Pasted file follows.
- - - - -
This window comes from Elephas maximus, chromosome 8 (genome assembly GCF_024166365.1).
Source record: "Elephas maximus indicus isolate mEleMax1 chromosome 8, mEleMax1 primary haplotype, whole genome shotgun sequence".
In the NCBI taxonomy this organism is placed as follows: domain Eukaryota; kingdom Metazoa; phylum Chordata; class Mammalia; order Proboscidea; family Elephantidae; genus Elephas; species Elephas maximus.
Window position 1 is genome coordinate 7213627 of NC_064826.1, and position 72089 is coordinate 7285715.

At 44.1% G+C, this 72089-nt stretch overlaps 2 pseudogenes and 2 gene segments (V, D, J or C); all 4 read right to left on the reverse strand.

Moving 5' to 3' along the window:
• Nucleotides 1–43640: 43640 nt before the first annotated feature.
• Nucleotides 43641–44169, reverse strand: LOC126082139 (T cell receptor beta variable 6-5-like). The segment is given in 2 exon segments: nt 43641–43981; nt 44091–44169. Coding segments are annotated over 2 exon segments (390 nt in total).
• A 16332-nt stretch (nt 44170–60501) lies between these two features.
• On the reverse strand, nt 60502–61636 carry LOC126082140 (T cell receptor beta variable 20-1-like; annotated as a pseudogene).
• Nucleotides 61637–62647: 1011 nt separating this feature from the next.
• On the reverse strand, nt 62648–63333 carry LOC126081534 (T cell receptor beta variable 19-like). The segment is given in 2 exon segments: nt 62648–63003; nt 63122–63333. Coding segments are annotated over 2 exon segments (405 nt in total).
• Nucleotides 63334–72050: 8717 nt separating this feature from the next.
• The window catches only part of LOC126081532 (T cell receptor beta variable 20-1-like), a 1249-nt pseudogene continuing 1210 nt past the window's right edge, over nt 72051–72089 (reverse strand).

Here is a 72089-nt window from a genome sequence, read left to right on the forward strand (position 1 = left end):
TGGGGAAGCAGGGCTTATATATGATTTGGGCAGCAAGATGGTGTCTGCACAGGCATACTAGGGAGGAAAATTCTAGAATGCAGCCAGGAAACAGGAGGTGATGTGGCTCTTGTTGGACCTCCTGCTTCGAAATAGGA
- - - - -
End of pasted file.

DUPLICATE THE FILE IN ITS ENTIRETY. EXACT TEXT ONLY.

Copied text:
This window comes from Elephas maximus, chromosome 8 (genome assembly GCF_024166365.1).
Source record: "Elephas maximus indicus isolate mEleMax1 chromosome 8, mEleMax1 primary haplotype, whole genome shotgun sequence".
In the NCBI taxonomy this organism is placed as follows: domain Eukaryota; kingdom Metazoa; phylum Chordata; class Mammalia; order Proboscidea; family Elephantidae; genus Elephas; species Elephas maximus.
Window position 1 is genome coordinate 7213627 of NC_064826.1, and position 72089 is coordinate 7285715.

At 44.1% G+C, this 72089-nt stretch overlaps 2 pseudogenes and 2 gene segments (V, D, J or C); all 4 read right to left on the reverse strand.

Moving 5' to 3' along the window:
• Nucleotides 1–43640: 43640 nt before the first annotated feature.
• Nucleotides 43641–44169, reverse strand: LOC126082139 (T cell receptor beta variable 6-5-like). The segment is given in 2 exon segments: nt 43641–43981; nt 44091–44169. Coding segments are annotated over 2 exon segments (390 nt in total).
• A 16332-nt stretch (nt 44170–60501) lies between these two features.
• On the reverse strand, nt 60502–61636 carry LOC126082140 (T cell receptor beta variable 20-1-like; annotated as a pseudogene).
• Nucleotides 61637–62647: 1011 nt separating this feature from the next.
• On the reverse strand, nt 62648–63333 carry LOC126081534 (T cell receptor beta variable 19-like). The segment is given in 2 exon segments: nt 62648–63003; nt 63122–63333. Coding segments are annotated over 2 exon segments (405 nt in total).
• Nucleotides 63334–72050: 8717 nt separating this feature from the next.
• The window catches only part of LOC126081532 (T cell receptor beta variable 20-1-like), a 1249-nt pseudogene continuing 1210 nt past the window's right edge, over nt 72051–72089 (reverse strand).

Here is a 72089-nt window from a genome sequence, read left to right on the forward strand (position 1 = left end):
TGGGGAAGCAGGGCTTATATATGATTTGGGCAGCAAGATGGTGTCTGCACAGGCATACTAGGGAGGAAAATTCTAGAATGCAGCCAGGAAACAGGAGGTGATGTGGCTCTTGTTGGACCTCCTGCTTCGAAATAGGA